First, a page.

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Seismic Waves

by Swati

Seismic Waves:

  • Seismic waves are the waves which are formed by sudden breaking of rock within the earth.
  • Earthquake produces two types of seismic waves which are as follows:
  1. Body waves
  2. Surface waves

1.Body Waves:

  • Body waves are seismic waves that travel through the body of the earth. 
  • Body waves are reflected and transmitted at interfaces where seismic velocity and/or density change, and they obey Snell’s law.
  • The two different types of body waves are:
  1. P-Waves:
  • P-Waves (P stands for primary or pressure or push pull). 
  • These waves are also called longitudinal waves or compressional waves due to particle compression during their transport.
  • These waves involve compression and rarefaction of the material as the wave passes through it but not rotation. 
  • P-wave is transmitted by particle movement back and forth along the direction of propagation of the wave.
  • The most correct description of P-waves is, it is a dilational or irrotational waves. 
  • P-wave has the greatest speed and appears first on seismograms.
  1. S-Waves:
  • S-Waves (S stands for secondary or shear or shake). 
  • Also known as transverse waves, because particle motions are transverse to the direction of movement of the wavefront, or perpendicular to the ray.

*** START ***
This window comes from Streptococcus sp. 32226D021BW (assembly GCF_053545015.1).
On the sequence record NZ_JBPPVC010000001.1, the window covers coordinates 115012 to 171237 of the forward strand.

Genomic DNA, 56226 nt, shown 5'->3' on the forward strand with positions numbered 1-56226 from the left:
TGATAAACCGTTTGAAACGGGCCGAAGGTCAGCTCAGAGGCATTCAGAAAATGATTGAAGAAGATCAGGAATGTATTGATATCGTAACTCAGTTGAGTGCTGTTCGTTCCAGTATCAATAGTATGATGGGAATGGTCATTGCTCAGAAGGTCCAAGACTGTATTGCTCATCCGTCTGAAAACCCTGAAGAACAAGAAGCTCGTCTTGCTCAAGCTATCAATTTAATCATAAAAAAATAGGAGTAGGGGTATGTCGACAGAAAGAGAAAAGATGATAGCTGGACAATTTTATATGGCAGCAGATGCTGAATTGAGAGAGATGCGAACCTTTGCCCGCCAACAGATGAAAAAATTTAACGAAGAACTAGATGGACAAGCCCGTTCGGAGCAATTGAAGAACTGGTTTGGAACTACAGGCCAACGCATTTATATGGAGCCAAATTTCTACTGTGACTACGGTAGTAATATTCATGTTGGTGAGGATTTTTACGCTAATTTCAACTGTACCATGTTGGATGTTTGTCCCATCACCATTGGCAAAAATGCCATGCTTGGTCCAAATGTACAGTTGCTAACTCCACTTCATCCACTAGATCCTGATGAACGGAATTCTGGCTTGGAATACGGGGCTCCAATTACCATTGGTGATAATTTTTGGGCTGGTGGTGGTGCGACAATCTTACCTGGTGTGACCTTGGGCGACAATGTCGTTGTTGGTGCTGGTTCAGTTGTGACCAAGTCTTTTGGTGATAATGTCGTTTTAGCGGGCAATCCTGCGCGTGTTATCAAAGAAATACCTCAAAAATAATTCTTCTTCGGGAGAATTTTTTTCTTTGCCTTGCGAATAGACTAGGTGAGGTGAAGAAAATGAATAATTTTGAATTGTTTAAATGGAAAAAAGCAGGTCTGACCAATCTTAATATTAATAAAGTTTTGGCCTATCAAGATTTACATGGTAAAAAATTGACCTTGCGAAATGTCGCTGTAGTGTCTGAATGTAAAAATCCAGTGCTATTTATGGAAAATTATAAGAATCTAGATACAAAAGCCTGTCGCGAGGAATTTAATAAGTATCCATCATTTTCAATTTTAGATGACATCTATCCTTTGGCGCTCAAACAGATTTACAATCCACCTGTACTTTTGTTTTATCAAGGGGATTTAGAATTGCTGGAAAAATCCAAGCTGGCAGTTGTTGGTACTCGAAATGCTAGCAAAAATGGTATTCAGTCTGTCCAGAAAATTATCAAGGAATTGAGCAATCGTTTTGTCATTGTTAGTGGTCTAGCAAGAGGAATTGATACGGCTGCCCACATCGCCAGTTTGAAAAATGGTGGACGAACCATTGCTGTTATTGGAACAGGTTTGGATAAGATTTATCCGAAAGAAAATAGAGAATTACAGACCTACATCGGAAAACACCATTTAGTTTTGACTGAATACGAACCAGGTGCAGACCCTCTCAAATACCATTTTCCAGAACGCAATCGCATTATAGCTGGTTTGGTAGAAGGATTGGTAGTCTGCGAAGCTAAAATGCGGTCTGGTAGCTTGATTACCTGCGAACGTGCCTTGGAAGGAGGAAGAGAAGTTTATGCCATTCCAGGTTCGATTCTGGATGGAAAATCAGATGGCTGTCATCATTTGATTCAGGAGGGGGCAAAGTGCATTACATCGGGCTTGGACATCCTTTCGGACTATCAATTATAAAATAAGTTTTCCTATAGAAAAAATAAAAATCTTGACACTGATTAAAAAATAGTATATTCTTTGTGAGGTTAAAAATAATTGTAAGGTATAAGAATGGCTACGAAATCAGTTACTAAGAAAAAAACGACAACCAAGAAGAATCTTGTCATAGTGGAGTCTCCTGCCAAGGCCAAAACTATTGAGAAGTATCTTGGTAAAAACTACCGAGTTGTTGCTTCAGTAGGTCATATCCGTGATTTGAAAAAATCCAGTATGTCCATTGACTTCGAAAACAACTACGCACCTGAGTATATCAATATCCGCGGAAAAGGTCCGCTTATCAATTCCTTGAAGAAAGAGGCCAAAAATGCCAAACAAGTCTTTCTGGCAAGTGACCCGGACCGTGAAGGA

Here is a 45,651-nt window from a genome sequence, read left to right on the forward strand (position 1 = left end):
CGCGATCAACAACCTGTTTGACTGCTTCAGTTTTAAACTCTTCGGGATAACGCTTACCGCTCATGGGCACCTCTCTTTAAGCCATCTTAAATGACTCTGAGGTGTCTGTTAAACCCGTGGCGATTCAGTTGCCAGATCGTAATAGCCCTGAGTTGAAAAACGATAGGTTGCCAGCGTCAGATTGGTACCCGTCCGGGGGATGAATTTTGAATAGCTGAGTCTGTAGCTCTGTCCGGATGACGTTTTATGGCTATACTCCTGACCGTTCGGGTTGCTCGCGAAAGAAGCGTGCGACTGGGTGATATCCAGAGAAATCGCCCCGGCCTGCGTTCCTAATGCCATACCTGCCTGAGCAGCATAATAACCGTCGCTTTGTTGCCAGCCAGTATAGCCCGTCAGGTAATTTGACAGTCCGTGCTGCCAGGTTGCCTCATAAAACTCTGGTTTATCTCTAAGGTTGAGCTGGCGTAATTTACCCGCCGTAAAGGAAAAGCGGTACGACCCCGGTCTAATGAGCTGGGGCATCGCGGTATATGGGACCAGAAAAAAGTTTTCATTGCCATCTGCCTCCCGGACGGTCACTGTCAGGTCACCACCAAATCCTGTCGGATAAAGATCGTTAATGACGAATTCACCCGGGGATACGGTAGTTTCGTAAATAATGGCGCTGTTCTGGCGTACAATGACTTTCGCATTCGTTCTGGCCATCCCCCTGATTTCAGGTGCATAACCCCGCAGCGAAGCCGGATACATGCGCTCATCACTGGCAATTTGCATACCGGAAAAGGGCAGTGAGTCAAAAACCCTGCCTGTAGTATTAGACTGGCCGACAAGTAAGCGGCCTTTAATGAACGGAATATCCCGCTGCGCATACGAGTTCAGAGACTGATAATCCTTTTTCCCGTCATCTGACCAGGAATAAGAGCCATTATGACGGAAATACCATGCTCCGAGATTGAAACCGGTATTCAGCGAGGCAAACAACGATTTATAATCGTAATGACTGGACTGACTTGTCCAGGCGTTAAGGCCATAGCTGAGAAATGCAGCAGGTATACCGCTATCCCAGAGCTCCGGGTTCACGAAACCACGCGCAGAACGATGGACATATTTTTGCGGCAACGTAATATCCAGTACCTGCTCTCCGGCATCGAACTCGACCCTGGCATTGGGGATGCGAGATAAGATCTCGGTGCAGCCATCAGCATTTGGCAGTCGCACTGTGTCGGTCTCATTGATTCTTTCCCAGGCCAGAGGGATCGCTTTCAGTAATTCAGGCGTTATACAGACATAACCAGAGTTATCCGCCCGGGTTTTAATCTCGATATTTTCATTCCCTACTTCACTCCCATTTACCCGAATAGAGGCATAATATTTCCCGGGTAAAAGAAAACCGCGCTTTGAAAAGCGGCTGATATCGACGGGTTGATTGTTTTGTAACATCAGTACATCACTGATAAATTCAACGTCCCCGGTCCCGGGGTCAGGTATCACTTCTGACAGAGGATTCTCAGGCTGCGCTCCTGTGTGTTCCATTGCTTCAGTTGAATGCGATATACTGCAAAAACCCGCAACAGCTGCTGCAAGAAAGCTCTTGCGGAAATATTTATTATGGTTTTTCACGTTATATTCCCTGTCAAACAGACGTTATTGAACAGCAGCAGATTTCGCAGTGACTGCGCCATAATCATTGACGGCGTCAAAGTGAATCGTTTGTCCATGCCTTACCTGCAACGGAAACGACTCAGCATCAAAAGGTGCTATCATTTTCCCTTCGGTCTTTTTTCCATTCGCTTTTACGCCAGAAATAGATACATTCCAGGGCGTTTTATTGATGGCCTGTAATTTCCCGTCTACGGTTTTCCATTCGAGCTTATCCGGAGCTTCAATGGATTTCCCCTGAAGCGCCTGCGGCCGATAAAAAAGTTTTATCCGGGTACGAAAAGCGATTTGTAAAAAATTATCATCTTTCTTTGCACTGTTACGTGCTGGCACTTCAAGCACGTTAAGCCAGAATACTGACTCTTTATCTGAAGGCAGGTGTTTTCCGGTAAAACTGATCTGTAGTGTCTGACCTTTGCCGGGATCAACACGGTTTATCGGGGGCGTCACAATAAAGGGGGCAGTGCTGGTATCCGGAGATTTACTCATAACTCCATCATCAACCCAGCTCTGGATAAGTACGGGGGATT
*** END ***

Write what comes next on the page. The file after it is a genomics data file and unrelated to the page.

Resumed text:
• These waves involve shearing and rotation of the material as the wave passes through it, but not volume change. 
  • S-waves have speeds less than P-waves, and appear on seismograms after P-waves.

2. Surface Waves:

  • Surface waves are seismic waves that are guided along the surface of the Earth and the layers near the surface.
  • These waves do not penetrate the deep interior of the earth, and shallow earthquakes(nuclear explosions do not generate these surface waves) normally do not generate these waves.
  • Surface waves are larger in amplitude and longer in duration than body waves. 
  • These waves arrive at seismograph after the arrival of P- and S-waves because of their slower velocities. 
  • The two different surface waves are:
  1. Rayleigh waves:
  • Rayleigh waves or descriptively called “ground roll” in exploration seismology. 
  • The particle motion of this wave is confined to a vertical plane containing the direction of propagation and retrogrades elliptically. 
  • The particle displacements are greatest at the surface and decrease exponentially downward. 
  • Rayleigh waves show dispersion, and its velocity is not constant but varies with wavelength. 
  • This wave is similar to how ocean waves propagate.
  1. Love waves:
  • These waves (named after A.E.H. Love, who discovered them) travel by a transverse motion of particles that is parallel to the ground surface.
  • This wave is somewhat similar to S-waves. 
  • Love waves cannot exist in a uniform solid, and can only occur when there is a general increase of S-wave velocity with depth. 
  • Their existence is another proof the Earth’s vertical in homogeneity.
  • The particle motion is transverse and horizontal. 
  • Generally, Love wave velocities are greater than Rayleigh waves, so Love waves arrive before Rayleigh waves on seismograph.

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